Secondly, which is very telling when one makes such statements..there is NO deficiency judgment when you successfully execute a short sale. The Mortgage Debt Forgiveness Relief Act refers to the issuance of a 1099 by the bank as the IRS looks at the amount forgiven as ordinary income.
The Mortgage Debt Forgiveness Relief Act eliminates this for foreclosures on primary residences ONLY.
A deficiency judgment is what the bank can seek if the property is taken back and resold and the amount of the proceeds is less than what the Final Judgment was.
It is very important that you understand that there is no Deficiency judgment when a short sale is accepted.
Like I said, I normally don't do rebuttal answers but in this instance the information you received was so wrong it could have caused you problems.
C'mon people..at least be honest and transparent when speaking to the consumer.
One other fact remains unmentioned. In a short sale, the debt is forgiven. The Mortgage Debt Forgiveness Relief Act then provides that the forgiven debt not be taxed as income. The benefit in this, unlike many foreclosures, is that the lender does not seek a deficiency judgment against the debtor.
The lender is shorted and accepts less than the mortgage balance- lender loses- buyer gets the property for somewhere about 30-45% less than the mortgage balances.
The seller does not make any money in a short sale however there are many reasons why now is the right time to do a short sale if you find yourself in this situation. If you would like more information on this feel free to contact and we're happy to answer your questions.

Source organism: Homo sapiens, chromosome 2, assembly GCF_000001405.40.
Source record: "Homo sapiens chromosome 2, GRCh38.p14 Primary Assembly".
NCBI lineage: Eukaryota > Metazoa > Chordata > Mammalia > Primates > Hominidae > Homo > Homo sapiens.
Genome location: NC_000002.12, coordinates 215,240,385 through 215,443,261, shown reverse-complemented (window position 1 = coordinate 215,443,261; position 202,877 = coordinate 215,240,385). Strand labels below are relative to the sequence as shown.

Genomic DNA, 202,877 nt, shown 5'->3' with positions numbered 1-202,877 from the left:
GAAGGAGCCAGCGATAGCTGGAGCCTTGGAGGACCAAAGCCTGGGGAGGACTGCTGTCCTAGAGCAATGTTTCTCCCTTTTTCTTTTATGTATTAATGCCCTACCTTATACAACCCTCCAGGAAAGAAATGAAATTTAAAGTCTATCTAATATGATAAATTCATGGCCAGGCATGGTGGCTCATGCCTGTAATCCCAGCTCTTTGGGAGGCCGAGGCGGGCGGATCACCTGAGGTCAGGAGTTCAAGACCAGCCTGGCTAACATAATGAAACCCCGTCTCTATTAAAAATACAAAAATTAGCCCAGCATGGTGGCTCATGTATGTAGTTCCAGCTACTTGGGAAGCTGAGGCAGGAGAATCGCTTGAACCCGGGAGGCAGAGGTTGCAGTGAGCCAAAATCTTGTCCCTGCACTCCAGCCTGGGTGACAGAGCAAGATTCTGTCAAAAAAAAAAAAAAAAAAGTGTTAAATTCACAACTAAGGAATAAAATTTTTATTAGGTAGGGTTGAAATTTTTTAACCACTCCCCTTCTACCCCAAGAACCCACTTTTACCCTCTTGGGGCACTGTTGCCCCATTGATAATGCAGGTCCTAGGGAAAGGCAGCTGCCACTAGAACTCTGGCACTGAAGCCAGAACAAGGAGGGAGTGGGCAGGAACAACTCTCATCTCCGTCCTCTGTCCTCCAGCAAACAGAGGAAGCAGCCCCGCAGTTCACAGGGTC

The seller does however do a lot to save his credit by completing the short sale instead of allowing the home to be forclosed on.
"Short Sales" exist when the property is worth less that the owner owes on the property.....Thus it is no longer able to be sold at a price that reflects the true market value. The bank then considers selling the property "short" of the money that is actually owed to them.
The seller will make nothing on the deal and his/her credit will be negatively affected.
The "Eckler Team"
The Seller can not take any proceeds away from the closing of a short sale. the bank is taking a hit in order to settle the debt, and the Seller is allowed to have the property sold via short sale so that the Seller does not incur a foreclosure on their credit report.
If you are in foreclosure and are considering a short sale. Please make sure that if you elect to work with a Realtor, make sure they know what they are doing and have actually completed short sales. There are way too many "experts" out there. Be very careful.
The seller isn't making a penny.
If a lawyer is brought into the mix, well of course someone is going to pay him.
I may not be understanding your question completely, but you can find more information about short sales on my website.
Take a look at this article I wrote about Short Sales that should explain the process.